Understanding the chemical make up of soils is the typical benchmark used by most land care providers.  This will give you a better understanding of the macro (Nitrogen (N), phosphorus (P), potassium (K)) and micro nutrients found in the soil.  Chemical testing will also uncover the “blood count” and “blood pressure” of the soil, in other words the pH of the soil.  This pH is a critical factor in determining nutrient availability, especially if the soil is lacking biology, but we’ll get into that in later articles.  Depending on the test, a chemical test should also give you the holding capacity of nutrients (C.E.C.), organic matter percentage, and soluble values of macro and micro nutrients, which are the nutrients actually available to the plants.  Again, the chemical component to soils is certainly a key factor and one that should be understood but by itself will not achieve a healthy, sustainable soil.

The biological component to a healthy soil is probably the least discussed and perhaps the most influential factor in achieving sustainability.  The biological component is made of bacteria, fungi, protozoa and nematodes in addition to a variety of other insects.  Why is it important to understand the biological make up of your soil?  Because without good soil biology, pH alone will determine nutrient availability to your plants and manual inputs will then be required to retain the appropriate nutrient levels to feed those plants.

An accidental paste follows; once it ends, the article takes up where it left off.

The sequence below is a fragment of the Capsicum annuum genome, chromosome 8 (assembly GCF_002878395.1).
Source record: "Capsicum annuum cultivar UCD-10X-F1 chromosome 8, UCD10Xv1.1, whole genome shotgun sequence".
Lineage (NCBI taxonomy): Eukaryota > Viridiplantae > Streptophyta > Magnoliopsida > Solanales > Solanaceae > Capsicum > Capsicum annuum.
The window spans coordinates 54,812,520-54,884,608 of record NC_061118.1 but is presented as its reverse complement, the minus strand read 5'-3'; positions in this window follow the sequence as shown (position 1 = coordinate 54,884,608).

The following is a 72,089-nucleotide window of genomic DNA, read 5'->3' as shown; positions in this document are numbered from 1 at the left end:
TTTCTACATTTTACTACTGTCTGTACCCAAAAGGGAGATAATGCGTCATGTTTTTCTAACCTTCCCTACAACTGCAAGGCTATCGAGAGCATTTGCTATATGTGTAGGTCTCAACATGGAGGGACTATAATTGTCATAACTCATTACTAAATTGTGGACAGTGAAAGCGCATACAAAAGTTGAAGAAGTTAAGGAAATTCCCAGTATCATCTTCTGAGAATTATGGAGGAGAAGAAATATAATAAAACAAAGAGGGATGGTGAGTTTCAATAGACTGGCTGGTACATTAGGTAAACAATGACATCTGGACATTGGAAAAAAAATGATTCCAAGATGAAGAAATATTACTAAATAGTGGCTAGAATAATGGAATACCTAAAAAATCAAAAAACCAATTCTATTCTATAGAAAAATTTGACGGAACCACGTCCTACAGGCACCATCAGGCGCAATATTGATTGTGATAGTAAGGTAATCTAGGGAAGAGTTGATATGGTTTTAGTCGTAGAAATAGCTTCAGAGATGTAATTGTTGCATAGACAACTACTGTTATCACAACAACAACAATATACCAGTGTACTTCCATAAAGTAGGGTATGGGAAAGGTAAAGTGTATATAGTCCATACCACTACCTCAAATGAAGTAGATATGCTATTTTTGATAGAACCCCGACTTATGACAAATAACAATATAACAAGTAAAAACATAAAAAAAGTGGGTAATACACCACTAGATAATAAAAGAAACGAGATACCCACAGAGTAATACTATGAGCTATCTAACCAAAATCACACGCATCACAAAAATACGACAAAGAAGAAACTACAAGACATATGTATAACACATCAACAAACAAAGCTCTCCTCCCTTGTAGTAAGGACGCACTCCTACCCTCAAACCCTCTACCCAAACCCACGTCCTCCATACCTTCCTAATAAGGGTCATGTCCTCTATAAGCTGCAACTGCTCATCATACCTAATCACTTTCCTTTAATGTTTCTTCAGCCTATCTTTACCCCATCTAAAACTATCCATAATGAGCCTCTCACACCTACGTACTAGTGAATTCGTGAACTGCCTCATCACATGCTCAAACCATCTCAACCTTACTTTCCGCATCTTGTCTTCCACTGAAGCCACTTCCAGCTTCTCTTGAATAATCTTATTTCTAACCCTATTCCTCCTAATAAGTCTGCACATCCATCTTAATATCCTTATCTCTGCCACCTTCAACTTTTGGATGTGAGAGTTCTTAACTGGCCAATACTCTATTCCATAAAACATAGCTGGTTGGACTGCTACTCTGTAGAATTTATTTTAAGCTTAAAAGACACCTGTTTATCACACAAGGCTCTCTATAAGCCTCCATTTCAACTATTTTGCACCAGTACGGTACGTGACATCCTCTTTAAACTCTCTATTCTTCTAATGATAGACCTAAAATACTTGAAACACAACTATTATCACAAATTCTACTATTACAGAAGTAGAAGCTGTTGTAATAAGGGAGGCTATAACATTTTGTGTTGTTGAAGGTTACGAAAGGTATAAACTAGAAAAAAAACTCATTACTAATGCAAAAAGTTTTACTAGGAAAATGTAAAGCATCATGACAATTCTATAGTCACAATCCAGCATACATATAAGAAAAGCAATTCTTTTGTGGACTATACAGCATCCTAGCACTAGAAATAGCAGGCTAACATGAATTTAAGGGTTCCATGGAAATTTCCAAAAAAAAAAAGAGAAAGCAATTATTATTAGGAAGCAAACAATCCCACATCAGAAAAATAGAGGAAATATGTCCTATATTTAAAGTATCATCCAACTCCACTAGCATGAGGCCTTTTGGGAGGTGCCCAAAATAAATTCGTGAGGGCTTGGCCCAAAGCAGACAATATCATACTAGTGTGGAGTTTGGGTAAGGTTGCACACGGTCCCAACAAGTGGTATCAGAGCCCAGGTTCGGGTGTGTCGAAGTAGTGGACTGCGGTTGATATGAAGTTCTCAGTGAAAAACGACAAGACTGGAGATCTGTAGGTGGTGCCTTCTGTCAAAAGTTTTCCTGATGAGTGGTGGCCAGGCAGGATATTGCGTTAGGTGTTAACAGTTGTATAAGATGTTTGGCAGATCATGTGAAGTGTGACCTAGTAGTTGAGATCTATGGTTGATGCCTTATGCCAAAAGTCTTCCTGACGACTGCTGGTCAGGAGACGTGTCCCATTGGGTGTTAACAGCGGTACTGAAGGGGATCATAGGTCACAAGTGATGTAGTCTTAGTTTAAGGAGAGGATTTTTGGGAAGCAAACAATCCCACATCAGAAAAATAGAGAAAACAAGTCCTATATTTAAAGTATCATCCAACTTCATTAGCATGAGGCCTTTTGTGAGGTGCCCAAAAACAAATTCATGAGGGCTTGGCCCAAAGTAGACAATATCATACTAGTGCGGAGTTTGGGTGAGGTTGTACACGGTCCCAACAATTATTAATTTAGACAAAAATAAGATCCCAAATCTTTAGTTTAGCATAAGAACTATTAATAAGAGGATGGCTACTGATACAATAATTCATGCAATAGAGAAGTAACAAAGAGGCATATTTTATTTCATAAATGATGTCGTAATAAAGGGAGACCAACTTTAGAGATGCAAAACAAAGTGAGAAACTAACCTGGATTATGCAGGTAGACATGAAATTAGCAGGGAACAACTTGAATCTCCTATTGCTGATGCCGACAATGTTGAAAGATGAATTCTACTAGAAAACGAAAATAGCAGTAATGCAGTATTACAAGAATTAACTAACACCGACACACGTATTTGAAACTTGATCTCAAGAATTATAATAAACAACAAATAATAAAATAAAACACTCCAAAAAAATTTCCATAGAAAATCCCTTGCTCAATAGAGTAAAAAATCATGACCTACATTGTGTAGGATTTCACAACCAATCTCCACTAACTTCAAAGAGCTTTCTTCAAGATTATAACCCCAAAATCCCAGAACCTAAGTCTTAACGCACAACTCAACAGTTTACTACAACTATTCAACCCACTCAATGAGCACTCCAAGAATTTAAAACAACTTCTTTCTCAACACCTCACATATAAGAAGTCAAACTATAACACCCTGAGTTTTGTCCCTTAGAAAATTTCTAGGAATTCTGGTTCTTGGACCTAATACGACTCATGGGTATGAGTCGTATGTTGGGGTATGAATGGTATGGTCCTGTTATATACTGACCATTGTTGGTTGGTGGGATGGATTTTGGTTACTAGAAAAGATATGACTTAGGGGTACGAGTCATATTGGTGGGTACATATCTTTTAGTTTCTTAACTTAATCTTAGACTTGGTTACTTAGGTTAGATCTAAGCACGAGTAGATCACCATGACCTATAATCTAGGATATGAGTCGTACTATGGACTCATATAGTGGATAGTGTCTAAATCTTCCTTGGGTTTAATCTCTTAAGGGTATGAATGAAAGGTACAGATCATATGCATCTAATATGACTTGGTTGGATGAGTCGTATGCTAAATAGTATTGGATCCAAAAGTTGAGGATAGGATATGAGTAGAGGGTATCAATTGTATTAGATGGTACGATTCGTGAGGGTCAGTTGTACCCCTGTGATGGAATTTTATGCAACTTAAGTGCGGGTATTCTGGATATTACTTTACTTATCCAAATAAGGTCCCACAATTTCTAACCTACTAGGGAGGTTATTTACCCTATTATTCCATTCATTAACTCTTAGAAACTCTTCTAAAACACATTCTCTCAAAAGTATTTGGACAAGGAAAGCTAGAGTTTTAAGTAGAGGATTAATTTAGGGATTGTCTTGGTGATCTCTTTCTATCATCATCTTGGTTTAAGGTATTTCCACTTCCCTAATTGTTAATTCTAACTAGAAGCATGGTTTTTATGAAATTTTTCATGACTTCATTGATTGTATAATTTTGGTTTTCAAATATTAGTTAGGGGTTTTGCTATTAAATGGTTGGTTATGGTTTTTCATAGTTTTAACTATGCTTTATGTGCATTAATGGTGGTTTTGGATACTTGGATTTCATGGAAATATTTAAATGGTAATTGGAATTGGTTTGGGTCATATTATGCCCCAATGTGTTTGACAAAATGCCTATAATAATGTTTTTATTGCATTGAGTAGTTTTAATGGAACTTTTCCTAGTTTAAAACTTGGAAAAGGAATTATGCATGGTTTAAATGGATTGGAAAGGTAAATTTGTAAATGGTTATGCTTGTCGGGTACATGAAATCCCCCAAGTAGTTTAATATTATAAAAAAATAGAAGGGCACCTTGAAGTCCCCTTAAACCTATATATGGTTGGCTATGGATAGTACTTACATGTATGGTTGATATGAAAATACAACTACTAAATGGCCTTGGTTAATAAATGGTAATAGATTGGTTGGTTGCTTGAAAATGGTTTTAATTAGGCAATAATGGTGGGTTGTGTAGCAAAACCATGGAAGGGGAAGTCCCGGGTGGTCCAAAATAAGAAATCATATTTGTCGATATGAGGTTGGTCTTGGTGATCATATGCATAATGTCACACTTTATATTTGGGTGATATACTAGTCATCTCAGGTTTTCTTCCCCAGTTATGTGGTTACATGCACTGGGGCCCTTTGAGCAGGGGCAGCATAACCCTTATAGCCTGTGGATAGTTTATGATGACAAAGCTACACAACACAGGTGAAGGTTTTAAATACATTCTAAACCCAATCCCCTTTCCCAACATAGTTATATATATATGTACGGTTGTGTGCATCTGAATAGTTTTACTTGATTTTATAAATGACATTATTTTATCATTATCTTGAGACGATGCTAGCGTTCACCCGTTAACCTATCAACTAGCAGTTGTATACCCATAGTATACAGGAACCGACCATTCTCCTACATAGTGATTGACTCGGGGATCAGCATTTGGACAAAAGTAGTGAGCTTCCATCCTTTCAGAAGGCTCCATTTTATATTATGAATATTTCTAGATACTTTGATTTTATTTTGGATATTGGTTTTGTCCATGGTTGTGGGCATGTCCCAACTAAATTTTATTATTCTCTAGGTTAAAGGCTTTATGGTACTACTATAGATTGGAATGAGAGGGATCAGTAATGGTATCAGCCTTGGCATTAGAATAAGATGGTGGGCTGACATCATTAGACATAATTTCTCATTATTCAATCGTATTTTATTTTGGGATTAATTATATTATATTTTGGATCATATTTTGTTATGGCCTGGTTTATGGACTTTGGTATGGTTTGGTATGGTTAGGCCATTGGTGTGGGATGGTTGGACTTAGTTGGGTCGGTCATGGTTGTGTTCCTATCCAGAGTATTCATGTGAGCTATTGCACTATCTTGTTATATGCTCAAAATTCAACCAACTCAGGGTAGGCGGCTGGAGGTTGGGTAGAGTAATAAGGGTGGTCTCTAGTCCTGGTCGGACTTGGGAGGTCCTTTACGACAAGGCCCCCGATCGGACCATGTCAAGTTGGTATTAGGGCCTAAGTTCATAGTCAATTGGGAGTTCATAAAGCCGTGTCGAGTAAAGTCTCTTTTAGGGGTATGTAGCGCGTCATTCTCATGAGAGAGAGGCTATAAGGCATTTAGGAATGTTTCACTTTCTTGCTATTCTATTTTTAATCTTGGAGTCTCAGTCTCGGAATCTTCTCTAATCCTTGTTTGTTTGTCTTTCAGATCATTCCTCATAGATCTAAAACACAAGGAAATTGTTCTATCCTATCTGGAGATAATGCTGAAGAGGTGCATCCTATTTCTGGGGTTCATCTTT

Here is a closer look at the microbes found in healthy soils;  Bacteria are mostly decomposers which feed on plant exudates and fresh organic matter.  They immobilize and retain nutrients in their bodies and are very nitrogen dense.  Bacteria have six times the nitrogen than the microbe which feeds on them.  Think of them as little bags of fertilizer!  Fungi are also decomposers, feeding on more complex organic matter.  Fungi  thread-like growth habit improves soil texture, transports water, and nutrients, and protects against pathogens.  Protozoa, nematodes and other insects are the preditors to bacteria and fungi and the carrier of the value which comes in the form of natural, slow releasing fertilizer.  The biological component to soil is the difference between “dirt” and “soil”.  Without biology, over time you would simply have sterile “dirt”.


“The nation that destroys its soil, destroys itself”, President Franklin D. Roosevelt.

Soils require a balance between structural, chemical and biological components to be sustainable.  If you are lacking one component, your soil will require manual inputs in the form of fertilizers (either organic or chemical based) or mechanical soil manipulation.  The greater the balance, the more sustainable the soil.

This article will also appear in the February, 2013 edition of Nature’s Pathways

In the months ahead we will talk more about how soil components should work together and how to build and maintain soil fertility.